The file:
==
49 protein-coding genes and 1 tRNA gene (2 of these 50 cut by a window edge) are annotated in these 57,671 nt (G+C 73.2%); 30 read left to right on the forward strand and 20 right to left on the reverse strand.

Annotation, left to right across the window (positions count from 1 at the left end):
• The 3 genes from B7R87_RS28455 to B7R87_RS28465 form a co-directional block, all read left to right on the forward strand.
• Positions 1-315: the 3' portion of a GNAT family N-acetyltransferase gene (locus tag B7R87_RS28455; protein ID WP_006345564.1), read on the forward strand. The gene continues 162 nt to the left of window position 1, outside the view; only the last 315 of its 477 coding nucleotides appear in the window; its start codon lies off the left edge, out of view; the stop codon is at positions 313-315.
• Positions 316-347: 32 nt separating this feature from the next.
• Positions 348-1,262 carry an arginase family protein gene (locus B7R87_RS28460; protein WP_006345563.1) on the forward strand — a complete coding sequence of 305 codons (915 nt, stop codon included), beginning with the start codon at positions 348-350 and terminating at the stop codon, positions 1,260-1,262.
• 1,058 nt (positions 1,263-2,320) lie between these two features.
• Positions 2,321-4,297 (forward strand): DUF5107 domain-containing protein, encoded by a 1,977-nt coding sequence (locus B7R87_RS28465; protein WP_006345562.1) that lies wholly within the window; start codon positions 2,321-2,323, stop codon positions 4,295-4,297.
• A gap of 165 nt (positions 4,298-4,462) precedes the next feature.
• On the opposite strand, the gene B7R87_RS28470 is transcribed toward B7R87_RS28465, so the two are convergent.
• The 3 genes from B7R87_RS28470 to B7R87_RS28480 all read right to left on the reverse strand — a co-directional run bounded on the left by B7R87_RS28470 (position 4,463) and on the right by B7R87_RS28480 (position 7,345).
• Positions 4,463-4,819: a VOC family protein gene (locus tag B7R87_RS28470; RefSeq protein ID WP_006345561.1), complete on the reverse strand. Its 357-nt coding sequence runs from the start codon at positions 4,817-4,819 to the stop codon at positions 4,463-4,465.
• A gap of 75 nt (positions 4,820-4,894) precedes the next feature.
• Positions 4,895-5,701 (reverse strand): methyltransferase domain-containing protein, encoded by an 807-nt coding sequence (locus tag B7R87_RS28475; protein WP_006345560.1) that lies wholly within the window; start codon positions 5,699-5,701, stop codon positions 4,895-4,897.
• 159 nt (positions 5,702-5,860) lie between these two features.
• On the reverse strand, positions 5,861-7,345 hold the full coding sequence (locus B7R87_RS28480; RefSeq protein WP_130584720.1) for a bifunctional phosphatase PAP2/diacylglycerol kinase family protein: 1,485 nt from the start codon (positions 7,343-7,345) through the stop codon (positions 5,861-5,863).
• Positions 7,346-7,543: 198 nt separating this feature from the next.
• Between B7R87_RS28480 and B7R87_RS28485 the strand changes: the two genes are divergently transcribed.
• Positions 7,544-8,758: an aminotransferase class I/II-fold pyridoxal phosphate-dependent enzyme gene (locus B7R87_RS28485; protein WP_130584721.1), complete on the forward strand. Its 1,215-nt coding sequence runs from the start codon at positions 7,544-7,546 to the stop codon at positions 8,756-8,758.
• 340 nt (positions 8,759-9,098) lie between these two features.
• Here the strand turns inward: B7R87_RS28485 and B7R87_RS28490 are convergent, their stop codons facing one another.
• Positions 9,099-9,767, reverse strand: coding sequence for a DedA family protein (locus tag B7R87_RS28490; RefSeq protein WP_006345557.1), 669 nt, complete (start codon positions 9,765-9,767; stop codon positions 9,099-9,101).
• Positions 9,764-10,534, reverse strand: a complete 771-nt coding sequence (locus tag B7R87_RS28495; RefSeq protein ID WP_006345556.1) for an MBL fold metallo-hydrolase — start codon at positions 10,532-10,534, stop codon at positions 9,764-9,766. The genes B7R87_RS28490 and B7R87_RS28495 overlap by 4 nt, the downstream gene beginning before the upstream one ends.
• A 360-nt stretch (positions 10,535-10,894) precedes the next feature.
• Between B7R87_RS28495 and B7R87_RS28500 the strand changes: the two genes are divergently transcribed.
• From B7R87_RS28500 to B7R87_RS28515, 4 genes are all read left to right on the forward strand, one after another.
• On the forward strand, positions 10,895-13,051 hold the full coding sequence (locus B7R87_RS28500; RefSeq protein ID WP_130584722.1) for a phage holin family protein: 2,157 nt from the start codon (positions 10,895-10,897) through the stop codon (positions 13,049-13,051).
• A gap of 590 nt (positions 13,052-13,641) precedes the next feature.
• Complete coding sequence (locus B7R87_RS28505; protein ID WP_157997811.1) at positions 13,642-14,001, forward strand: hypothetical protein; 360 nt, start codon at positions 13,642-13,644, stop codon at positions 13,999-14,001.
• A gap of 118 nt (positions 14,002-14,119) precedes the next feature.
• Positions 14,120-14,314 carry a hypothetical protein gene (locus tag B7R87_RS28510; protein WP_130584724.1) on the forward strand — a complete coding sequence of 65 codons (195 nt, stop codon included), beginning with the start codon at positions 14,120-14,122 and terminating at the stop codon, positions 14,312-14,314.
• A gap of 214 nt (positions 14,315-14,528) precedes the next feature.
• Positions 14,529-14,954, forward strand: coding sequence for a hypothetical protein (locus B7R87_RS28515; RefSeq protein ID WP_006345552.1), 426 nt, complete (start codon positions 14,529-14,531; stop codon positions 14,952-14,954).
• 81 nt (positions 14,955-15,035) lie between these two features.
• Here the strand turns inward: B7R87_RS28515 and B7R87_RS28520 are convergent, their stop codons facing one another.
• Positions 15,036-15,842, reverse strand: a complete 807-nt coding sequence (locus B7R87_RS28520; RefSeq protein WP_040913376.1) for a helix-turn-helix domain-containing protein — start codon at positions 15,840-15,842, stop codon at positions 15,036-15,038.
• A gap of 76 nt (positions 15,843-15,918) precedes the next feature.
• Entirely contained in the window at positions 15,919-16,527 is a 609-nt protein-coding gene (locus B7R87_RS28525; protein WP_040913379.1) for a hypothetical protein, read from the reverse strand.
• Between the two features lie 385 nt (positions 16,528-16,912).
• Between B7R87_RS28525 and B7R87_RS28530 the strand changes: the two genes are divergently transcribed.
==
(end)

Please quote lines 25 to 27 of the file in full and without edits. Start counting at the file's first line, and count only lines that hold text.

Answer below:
• Between B7R87_RS28495 and B7R87_RS28500 the strand changes: the two genes are divergently transcribed.
• From B7R87_RS28500 to B7R87_RS28515, 4 genes are all read left to right on the forward strand, one after another.
• On the forward strand, positions 10,895-13,051 hold the full coding sequence (locus B7R87_RS28500; RefSeq protein ID WP_130584722.1) for a phage holin family protein: 2,157 nt from the start codon (positions 10,895-10,897) through the stop codon (positions 13,049-13,051).